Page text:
Some behavior can lead to both civil and criminal cases. The most noteworthy example is the case of O.J. Simpson. In the criminal trial, the state of California accused Simpson of murdering his ex-wife, Nicole Brown Simpson, and her friend Ronald Goldman, and the state sought to send Simpson to prison. Because the state prosecuted, and accused Simpson of a crime, and sought to imprison Simpson, the case was criminal. The jury found Simpson not guilty of the criminal charge. Then, Ronald Goldman’s family, and Nicole Simpson’s family, filed a suit against Simpson for wrongful death, and sought money damages from him. Because the families were not the state, they could not seek to send Simpson to prison, and the case was a civil action. In the civil action, the jury found Simpson “liable” for wrongful death, and ordered Simpson to pay $33.5 million to Goldman’s family, and $12.5 million to Nicole Simpson’s family.



Other types of incidents that lead to both civil and criminal cases are:


  • Automobile accidents, where the state charges one party with reckless driving or driving under the influence, and an injured victim sues for personal injuries. The case where the state prosecutes the driver for crimes is a criminal case, and the case where the injured victim sues is a civil case.


  • White-collar crime cases. The state prosecutes a person for committing financial crimes – this is a criminal case. Those who lost money as a result of the financial misconduct often sue the offender – this is a civil case.


Other differences between civil and criminal cases include:


1. In a criminal case, the court cannot find you guilty unless the state proves “beyond a reasonable doubt” that you are guilty. In a civil case, the standard of proof is different. In most civil cases, the plaintiff must prove his case by a “preponderance of the evidence” – that is, all he needs to prove is that it is “more likely than not” – at least 51% likely – that he is correct.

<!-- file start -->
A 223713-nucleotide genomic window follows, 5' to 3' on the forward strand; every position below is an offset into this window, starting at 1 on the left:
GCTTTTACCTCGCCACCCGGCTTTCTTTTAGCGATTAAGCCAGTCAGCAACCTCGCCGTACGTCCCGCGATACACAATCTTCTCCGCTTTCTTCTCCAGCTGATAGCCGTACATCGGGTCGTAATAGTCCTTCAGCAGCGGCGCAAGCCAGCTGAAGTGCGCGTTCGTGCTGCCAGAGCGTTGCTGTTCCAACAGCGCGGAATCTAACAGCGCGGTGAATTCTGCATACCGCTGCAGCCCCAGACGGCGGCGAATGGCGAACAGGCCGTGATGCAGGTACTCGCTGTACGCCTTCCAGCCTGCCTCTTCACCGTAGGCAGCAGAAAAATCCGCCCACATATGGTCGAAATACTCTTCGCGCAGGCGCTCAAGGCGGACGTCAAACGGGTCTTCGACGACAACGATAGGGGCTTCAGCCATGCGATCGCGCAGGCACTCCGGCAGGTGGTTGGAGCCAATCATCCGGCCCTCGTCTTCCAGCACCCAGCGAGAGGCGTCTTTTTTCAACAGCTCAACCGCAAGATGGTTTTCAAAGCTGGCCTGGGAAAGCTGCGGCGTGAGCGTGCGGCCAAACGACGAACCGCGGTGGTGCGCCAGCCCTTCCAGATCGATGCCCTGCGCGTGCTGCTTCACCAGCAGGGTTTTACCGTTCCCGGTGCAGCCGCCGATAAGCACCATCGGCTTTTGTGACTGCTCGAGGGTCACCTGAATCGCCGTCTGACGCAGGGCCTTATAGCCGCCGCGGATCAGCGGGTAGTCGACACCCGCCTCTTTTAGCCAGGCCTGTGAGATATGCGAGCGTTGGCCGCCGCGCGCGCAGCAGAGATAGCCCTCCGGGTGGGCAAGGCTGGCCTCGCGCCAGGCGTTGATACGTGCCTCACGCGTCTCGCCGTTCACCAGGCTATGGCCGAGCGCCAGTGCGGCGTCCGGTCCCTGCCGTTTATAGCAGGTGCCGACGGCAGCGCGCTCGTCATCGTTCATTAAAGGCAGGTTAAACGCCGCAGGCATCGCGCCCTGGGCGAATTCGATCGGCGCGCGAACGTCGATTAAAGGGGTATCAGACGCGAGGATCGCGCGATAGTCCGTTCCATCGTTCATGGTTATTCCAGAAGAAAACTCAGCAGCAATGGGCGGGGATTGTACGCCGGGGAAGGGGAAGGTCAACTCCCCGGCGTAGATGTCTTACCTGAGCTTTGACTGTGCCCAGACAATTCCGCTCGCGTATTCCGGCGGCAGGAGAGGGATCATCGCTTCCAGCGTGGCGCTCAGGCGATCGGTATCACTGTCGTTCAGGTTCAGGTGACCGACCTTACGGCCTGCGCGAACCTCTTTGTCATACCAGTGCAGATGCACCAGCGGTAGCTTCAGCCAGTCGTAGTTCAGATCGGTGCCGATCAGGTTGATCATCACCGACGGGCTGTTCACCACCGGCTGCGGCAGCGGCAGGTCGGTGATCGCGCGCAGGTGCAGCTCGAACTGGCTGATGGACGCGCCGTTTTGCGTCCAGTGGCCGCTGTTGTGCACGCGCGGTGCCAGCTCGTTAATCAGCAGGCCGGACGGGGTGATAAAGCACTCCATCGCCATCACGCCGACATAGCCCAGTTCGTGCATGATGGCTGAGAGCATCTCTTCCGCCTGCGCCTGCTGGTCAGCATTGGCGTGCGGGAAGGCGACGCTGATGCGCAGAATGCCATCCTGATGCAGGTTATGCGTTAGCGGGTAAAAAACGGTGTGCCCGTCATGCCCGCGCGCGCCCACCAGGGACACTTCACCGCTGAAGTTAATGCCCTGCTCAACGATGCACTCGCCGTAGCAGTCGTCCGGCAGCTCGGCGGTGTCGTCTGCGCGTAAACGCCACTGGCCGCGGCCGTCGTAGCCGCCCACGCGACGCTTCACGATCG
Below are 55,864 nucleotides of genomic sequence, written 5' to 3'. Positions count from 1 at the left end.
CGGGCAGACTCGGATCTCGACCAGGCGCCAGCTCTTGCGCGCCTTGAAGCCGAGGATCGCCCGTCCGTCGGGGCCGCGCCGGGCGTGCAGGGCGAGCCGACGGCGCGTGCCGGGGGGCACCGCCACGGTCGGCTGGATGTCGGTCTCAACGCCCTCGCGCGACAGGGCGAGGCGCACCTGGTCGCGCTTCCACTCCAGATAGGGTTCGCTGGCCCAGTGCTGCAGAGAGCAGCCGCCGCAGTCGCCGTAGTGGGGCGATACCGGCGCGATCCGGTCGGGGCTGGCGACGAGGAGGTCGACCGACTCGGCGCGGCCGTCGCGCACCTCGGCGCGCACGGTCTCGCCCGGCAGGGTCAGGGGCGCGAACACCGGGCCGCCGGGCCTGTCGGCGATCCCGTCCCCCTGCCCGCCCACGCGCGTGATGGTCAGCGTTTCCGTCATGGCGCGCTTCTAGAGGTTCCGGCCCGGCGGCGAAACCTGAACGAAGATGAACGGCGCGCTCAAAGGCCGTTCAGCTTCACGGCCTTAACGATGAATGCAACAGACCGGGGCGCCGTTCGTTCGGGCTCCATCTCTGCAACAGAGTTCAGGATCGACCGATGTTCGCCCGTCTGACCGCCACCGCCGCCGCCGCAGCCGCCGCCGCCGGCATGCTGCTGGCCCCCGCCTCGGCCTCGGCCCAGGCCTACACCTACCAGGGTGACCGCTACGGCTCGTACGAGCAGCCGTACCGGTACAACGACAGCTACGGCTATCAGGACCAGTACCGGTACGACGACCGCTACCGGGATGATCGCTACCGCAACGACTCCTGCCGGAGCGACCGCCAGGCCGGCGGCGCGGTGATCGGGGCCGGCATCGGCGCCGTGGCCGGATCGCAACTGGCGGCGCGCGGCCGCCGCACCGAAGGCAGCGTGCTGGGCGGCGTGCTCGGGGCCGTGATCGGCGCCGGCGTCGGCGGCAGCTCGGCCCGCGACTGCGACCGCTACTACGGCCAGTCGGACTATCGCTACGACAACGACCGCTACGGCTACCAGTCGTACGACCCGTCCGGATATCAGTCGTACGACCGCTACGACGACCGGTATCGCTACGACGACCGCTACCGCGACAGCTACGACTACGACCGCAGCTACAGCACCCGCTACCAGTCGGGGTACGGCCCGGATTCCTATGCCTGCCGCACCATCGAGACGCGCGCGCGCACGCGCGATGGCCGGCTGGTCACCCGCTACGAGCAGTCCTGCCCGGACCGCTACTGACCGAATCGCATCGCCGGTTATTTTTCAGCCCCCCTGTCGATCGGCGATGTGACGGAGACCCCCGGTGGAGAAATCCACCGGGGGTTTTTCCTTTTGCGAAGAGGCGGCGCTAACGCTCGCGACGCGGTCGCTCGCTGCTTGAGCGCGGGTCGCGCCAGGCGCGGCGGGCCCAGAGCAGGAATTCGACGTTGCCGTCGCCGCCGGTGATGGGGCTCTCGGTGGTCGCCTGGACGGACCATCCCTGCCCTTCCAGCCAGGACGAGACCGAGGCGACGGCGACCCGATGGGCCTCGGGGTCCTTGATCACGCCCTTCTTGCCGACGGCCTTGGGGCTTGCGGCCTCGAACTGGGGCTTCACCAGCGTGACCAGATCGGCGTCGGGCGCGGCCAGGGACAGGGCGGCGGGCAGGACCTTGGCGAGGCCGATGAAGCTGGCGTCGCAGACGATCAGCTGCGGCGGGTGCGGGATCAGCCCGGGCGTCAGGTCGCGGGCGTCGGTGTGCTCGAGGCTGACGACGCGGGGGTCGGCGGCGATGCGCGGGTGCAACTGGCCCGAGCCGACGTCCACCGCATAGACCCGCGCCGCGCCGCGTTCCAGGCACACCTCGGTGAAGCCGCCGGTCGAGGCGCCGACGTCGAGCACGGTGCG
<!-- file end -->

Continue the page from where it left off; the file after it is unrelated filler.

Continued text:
In some civil cases, the law requires that the plaintiff prove his case by “clear and convincing evidence.” Clear and convincing evidence is difficult to define, but, it requires more proof than a “preponderance of the evidence”, but less proof than “beyond a reasonable doubt.” Oklahoma courts define “clear and convincing” as “highly probable and free from serious doubtOne of my professors from law school put it this way: “There’s no easy way to define clear and convincing, but think of it as 75%.”


2. In a criminal case, if you cannot afford an attorney, you have a constitutional right to have a court-appointed attorney represent you, and the state must pay for your court-appointed attorney.


In a civil case, you have no constitutional right to a court-appointed attorney, even if you cannot afford an attorney. However, in a few civil cases (such as deprived child cases) Oklahoma state statutes say that if you cannot afford an attorney, you have the right to a court-appointed attorney. The state will pay for your court-appointed attorney in these cases. It must be understood, though, that in civil cases where the state of Oklahoma must pay for an attorney for you, your right to an attorney comes from Oklahoma state statutes, not the U.S. Constitution. However, in most civil cases, you have neither a constitutional, nor a statutory, right to a court-appointed attorney – even if you can’t afford an attorney.

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© 2020, by Kyle Persaud.